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Authors' Reply: Measurement Errors in Schizophrenia Epidemiology

The letter from Hambidge highlights the heterogeneous nature of schizophrenia [1]. In order to diagnose schizophrenia, modern diagnostic criteria require the exclusion of other general somatic conditions that can mimic psychotic symptoms. Compliance with screening protocols designed to identify these disorders varies widely, even in developed countries. We agree with the correspondent that some studies included in our recent systematic review [2] would have probably included individuals who were subsequently found to have “secondary schizophrenia” (i.e., false positives). Thus, this issue would slightly inflate the prevalence estimate. The inappropriate inclusion of false positives is only one of a very long list of methodological factors that contribute to imprecision in the estimation of the incidence and prevalence of schizophrenia. The critical issue for the research community is how best to partition out measurement error from “true” variations in the incidence or prevalence of schizophrenia. In the absence of more refined phenotypes for the many different disorders that contribute to the syndrome of schizophrenia (e.g., by the use of yet-to-be-identified biomarkers), standard epidemiological studies of the incidence and prevalence of schizophrenia may have reached their limits of precision.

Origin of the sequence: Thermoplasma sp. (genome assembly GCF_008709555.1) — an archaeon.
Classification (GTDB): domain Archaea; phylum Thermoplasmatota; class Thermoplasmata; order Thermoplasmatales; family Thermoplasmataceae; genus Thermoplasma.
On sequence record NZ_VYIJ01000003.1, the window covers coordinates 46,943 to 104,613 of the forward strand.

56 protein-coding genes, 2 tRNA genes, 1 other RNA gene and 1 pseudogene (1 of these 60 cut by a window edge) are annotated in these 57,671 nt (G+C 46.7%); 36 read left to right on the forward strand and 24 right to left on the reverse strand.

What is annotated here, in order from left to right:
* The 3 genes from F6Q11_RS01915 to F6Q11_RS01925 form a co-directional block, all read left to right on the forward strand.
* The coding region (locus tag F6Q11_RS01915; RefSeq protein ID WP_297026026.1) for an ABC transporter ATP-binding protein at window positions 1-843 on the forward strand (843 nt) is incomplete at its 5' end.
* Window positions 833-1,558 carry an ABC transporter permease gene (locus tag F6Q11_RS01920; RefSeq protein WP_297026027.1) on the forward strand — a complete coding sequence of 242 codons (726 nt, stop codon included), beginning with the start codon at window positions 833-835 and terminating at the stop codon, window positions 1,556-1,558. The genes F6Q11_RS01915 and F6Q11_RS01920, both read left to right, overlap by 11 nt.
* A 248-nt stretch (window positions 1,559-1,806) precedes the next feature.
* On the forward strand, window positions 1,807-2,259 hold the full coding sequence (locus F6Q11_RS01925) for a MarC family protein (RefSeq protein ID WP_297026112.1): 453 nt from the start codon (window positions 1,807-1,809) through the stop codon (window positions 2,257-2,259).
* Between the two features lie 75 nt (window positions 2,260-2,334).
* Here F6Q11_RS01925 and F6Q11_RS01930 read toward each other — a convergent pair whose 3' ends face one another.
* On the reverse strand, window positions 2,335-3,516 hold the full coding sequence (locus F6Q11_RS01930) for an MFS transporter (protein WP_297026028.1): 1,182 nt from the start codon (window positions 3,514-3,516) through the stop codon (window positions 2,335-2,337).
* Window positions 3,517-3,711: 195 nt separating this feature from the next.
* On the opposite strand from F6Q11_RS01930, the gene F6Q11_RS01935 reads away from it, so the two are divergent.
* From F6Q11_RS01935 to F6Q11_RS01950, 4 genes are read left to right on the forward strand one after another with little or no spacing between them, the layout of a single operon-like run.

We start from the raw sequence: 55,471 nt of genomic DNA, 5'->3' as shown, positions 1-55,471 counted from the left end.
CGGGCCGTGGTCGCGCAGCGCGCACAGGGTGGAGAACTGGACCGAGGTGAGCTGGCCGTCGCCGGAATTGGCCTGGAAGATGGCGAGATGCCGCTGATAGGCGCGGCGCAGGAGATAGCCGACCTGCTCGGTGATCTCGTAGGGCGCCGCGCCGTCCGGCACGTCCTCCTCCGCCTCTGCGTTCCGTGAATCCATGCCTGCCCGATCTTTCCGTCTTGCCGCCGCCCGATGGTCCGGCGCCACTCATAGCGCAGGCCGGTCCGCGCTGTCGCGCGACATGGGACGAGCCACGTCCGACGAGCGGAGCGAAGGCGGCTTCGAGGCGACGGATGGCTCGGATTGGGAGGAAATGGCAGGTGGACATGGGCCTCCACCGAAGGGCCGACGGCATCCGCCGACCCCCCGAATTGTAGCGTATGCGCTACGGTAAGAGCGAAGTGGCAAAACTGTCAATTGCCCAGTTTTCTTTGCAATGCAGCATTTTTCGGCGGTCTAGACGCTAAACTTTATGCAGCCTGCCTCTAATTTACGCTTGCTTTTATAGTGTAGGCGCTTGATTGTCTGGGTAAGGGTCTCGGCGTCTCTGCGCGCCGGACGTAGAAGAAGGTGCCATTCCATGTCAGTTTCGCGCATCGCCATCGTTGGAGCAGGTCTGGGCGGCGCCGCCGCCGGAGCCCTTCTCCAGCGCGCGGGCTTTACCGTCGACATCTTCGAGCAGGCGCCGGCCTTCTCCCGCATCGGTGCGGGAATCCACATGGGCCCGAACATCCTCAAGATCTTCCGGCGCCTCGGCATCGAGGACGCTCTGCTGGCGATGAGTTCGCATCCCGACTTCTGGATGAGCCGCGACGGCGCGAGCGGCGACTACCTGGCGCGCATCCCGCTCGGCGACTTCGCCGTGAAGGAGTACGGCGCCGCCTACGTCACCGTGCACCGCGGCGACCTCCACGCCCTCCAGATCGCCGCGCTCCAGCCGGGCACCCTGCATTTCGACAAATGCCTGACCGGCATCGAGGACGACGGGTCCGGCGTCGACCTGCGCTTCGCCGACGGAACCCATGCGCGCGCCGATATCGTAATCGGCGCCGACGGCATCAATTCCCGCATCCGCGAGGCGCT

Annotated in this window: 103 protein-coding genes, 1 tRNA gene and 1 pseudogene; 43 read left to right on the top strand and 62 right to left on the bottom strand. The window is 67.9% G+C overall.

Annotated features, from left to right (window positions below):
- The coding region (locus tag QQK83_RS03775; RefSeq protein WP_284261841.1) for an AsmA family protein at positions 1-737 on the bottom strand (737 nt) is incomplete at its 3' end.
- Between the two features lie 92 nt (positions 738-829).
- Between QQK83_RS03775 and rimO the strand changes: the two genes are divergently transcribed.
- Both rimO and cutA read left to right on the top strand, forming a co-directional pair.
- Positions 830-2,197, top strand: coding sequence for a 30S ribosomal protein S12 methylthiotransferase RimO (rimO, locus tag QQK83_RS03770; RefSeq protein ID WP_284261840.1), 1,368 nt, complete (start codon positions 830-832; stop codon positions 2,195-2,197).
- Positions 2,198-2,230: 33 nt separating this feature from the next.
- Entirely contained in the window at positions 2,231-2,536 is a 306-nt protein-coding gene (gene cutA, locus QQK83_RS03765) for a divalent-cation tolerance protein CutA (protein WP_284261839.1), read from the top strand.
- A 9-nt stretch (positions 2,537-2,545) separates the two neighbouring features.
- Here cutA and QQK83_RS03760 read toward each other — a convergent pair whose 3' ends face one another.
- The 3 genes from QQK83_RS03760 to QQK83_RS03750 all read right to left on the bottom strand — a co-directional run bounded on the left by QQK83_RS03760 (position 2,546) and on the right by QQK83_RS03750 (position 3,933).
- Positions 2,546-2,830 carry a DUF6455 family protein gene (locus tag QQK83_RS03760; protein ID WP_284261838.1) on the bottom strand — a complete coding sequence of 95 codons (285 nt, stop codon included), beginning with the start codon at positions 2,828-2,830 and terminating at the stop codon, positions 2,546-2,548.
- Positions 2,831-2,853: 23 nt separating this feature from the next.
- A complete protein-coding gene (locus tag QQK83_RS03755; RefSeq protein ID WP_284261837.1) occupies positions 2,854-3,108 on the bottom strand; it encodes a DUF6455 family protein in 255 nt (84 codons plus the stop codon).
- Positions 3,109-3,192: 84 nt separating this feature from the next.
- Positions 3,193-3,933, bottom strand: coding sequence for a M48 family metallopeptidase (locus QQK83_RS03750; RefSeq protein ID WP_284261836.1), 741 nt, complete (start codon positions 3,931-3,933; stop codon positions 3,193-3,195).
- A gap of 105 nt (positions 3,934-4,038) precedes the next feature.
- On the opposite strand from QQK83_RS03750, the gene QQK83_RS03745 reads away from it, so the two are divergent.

1. 1. Hambidge D (2005) Secondary schizophrenia. PLoS Med 2: e279.
  2. 2. Saha S, Chant D, Welham J, McGrath J (2005) A systematic review of the prevalence of schizophrenia. PLoS Med 2: e141.